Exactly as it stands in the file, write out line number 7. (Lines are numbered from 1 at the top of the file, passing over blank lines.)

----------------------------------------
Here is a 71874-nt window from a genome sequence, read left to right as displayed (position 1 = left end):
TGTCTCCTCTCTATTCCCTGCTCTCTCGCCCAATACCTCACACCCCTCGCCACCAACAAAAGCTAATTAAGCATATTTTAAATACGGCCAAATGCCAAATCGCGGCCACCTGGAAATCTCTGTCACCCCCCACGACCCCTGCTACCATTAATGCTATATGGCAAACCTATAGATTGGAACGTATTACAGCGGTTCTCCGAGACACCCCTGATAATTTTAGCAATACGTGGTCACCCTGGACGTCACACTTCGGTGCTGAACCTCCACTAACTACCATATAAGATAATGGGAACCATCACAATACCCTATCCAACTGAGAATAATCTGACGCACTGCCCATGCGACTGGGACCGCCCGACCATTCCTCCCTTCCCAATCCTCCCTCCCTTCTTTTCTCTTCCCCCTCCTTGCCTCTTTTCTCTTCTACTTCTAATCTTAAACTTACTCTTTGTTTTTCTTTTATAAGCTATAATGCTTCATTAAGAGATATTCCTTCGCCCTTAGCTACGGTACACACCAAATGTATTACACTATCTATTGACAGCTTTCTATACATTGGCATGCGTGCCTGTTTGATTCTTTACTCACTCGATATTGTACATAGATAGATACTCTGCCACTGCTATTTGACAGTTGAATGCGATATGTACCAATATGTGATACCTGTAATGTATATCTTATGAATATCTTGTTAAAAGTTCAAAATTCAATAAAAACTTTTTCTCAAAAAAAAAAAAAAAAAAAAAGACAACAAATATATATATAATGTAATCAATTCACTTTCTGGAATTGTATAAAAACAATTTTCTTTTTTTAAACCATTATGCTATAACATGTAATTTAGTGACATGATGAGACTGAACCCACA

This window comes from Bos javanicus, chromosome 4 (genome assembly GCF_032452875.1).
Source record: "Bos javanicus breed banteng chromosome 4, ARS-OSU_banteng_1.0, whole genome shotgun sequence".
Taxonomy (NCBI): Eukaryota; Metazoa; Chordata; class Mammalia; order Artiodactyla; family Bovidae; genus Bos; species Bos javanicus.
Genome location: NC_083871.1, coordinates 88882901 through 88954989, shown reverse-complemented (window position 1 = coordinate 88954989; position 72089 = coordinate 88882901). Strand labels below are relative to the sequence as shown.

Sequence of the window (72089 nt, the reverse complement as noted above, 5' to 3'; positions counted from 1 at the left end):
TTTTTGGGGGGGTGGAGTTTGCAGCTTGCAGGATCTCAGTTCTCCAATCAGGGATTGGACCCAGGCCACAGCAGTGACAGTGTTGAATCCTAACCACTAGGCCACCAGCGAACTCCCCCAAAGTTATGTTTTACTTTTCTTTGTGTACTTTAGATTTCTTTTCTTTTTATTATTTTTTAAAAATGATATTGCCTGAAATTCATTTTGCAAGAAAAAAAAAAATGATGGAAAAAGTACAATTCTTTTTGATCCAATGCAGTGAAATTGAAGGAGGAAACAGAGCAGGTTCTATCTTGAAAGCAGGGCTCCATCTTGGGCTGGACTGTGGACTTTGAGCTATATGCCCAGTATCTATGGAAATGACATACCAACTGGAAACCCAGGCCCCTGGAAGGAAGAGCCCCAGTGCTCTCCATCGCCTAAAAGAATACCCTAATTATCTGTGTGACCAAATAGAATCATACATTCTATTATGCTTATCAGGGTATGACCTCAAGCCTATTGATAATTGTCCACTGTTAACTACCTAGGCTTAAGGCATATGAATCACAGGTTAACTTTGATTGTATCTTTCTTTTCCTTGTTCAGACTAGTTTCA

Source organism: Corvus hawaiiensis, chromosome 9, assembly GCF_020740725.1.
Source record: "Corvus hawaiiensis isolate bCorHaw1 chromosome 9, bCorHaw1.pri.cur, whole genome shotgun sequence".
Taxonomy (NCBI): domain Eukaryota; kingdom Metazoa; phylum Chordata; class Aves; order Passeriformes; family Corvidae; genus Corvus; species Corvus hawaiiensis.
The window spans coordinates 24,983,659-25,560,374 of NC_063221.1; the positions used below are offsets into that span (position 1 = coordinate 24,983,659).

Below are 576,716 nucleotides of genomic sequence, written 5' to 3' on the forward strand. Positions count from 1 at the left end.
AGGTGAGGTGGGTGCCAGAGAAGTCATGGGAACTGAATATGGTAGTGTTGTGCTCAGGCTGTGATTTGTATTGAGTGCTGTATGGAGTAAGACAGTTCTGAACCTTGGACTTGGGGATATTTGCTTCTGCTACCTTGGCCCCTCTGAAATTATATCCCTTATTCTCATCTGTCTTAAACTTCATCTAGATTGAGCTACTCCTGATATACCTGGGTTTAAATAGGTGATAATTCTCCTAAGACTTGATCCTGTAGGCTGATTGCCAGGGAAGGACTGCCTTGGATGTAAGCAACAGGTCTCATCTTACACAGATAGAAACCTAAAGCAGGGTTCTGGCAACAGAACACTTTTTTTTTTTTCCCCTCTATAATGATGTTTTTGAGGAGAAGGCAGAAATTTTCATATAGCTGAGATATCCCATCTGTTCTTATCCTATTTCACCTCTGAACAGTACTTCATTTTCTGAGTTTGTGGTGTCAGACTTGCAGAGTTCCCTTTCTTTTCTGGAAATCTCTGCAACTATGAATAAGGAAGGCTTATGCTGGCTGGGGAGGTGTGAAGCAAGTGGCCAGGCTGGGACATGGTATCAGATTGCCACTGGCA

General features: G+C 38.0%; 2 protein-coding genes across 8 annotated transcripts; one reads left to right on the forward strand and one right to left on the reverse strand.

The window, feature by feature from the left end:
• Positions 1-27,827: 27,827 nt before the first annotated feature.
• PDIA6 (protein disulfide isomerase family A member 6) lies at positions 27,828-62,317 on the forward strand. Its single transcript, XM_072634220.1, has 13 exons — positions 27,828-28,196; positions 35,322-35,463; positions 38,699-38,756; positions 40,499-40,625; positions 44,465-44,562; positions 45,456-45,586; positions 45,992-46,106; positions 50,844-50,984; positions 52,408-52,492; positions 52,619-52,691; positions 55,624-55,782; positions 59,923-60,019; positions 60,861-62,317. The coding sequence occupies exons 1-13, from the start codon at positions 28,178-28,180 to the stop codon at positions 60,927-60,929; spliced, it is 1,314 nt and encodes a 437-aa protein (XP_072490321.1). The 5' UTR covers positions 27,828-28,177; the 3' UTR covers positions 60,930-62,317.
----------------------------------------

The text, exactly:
Sequence of the window (72089 nt, the reverse complement as noted above, 5' to 3'; positions counted from 1 at the left end):